Articles/Essays – Volume 56, No. 4

A Reminder of the Diverse Particles that Form Your Identities—Ancestry in the Languageof Geography and Theoretical Physics

For my younger children

So you will know, here is a recounting of the quantum
influences, the little arcs of familiar experience that
accelerate within your own beings, tickling the protons
of personality, exciting your identities into existence,
top to bottom:

i. charm

the intricate cosmology of questions in Caribbean folklore,
the stories retold in the brown-girl songs of your own

West Indian mother—which village slave auntie first
added a deepa-greena taste, chado beny—coriander—

to spice up the sloppy callaloo? how many cocoa beans
it takes to make a packet of Hershey’s Kisses once your

great-uncles sweat, dance, oil them up for the marketing
board’s fifty-kilo bag? how as giggling children, without

knowing why, you learned to call the sharp reach of
the sword plant—“mother-in-law’s tongue!”;

ii. strange

the fluctuating warps, the stellar images of relativity
embedded in your father’s quirky English thoughts—

the size, the shape, the spontaneity of a solar wind, now
just a mild spring breeze in Cambridge, as it twists

and twirls medallions of green-stained glass in laneways
near Rose Crescent, the Sun, bending new Light, perfecting

its prism work, scattering soft spectrals, little rainbows,
here and there, then, lessening at Evensong

in King’s College Chapel, casts last Light on Rubens’s
Adoration of the Magi, brings its own reflection to an end;

iii. down

the diminishing Time your grandmother has left on either
side of the present, the spontaneous entanglement awaiting

the monarchs near Monterey Bay as they bunch together
at evening, camouflage into the pines, the eucalyptus,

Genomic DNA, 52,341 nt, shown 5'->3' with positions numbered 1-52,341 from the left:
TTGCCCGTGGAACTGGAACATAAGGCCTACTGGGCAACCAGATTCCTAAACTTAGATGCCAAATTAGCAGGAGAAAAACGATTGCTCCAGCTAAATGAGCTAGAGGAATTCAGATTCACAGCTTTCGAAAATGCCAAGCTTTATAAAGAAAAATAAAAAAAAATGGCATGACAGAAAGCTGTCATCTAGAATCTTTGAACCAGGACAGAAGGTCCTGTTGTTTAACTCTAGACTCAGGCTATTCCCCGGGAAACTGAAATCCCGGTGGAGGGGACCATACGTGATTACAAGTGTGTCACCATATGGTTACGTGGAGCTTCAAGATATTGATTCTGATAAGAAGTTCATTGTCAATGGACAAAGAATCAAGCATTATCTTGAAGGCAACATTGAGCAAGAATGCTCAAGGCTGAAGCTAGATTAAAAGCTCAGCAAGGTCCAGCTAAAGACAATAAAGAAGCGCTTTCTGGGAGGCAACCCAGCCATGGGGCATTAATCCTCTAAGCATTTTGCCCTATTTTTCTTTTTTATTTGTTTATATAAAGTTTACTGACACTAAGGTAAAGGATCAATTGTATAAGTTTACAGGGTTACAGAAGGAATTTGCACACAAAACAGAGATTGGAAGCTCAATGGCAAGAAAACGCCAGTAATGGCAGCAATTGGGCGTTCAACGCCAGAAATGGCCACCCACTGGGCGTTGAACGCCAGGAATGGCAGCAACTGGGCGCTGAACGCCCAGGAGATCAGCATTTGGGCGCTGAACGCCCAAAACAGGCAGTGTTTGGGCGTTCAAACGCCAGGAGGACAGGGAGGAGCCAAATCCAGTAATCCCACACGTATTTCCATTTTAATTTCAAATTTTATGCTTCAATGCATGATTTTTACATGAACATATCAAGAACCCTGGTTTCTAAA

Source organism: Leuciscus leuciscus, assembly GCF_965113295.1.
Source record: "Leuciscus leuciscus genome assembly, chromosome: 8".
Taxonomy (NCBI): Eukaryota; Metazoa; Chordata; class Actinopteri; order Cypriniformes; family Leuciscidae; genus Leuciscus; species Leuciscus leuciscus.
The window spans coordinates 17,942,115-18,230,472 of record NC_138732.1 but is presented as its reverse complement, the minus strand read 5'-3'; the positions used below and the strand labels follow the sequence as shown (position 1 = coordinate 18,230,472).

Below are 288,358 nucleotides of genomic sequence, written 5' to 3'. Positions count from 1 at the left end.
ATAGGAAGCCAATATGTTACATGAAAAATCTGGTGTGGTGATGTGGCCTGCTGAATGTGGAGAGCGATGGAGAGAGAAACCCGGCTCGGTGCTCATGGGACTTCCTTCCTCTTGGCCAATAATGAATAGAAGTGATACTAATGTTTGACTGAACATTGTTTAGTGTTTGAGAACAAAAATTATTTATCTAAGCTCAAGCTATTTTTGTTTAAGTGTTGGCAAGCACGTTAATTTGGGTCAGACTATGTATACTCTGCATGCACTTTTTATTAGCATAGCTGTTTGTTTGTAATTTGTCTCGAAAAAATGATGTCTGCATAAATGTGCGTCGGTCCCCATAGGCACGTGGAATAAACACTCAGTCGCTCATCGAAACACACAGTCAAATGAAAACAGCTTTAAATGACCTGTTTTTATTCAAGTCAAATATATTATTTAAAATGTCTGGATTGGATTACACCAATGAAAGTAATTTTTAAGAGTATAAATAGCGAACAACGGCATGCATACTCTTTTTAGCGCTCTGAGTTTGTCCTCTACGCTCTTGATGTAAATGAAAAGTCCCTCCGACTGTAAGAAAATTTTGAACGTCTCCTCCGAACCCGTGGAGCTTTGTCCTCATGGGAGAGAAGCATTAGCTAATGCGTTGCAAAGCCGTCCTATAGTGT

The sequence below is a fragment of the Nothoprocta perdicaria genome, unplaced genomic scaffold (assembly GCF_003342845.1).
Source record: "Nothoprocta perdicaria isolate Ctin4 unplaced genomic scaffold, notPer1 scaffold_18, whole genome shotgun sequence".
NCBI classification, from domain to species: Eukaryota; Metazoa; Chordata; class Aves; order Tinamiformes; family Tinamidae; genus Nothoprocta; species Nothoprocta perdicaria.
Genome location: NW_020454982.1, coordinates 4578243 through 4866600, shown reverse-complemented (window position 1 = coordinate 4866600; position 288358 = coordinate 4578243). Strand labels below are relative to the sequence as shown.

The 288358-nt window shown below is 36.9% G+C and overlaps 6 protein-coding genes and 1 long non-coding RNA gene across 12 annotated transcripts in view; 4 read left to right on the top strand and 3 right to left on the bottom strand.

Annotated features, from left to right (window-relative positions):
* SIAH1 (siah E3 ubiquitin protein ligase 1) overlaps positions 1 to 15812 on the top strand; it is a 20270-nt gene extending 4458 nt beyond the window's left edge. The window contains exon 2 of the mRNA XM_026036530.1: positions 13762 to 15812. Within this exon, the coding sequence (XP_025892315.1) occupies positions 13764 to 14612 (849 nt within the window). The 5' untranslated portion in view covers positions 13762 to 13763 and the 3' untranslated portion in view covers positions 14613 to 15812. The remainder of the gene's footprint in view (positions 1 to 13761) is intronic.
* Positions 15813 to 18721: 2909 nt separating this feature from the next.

share their warmth, rest, tremble subtly in the night sea
breeze, wait for the yellow blaze of another morning’s

Sun to remind their wings they can fly again, the length
of the next generation’s journey to their summer home

in Canada, the fallow fields, the sustaining sweetness of
Manitoba milkweed;

iv. up

the pulsing quasars, the Light-ladened intimations hidden
in the flash of fireworks set off by your Chinese forefathers

—how they ricocheted red off the dragon-arched village
gate, then in Canton, split, curled, then scrawled, like

a child’s sparkler writing, ancient calligraphy for joy and luck
and prosperity on the slate of a New Year’s night air,

the length of the moment it took your great-grandfather
to realize he would someday drag that bright practice,

and his shopkeeping, to other side of the world, to the green
rolling green hills of Trinidad, the cricketed village of Rio Claro;

v. bottom

the earthy ambience of your half-Danish grandfather’s Wildwood,
deep in the folds of a Utah canyon, where the Sun has to fight

for space in the morning, where on Sundays, dappled by the Light,
we learned to softly ask for God to be with us, the swinging

bridge at Dr. Weight’s, where each crossing was always
an adventurous leap, a rising toward some kind of nervy

blue limbo, whenever another child jumped on, flexed the bridge
works back, lofted you up, away, stood you on air ‘til

gravity brought you down;

vi. top

the expanding, smooth Space occupied by the density of
your island grandmother’s own black matter—as dense and

lyrical as this poetry—the undulations, the slowing pace of
Time encountered on Zanzibar, the event horizon of five

female figures, draped as night in their bui buis, moving
along uneven cobblestones on Gizenga Street, the peaceful

lilt of their greeting, “Asalaamu alaikum,” the amount of Light
they swallow up, reflect back late in the afternoon as they

slide their shade across a mosque’s sun-perfected presence—
an Aleph in Old Stone Town, the mystery of their transform-

ation into sails on spice-ladened dhows, drifting away from
Jozani at midnight, side-by-side, vibrating, curving, moving

north, a slow, expanding wave front headed toward Oman,
to the souks at Muscat, eyeing to trade for handfuls of golden

earrings, bags of honey-yellow amber.            

Montreal, June 2021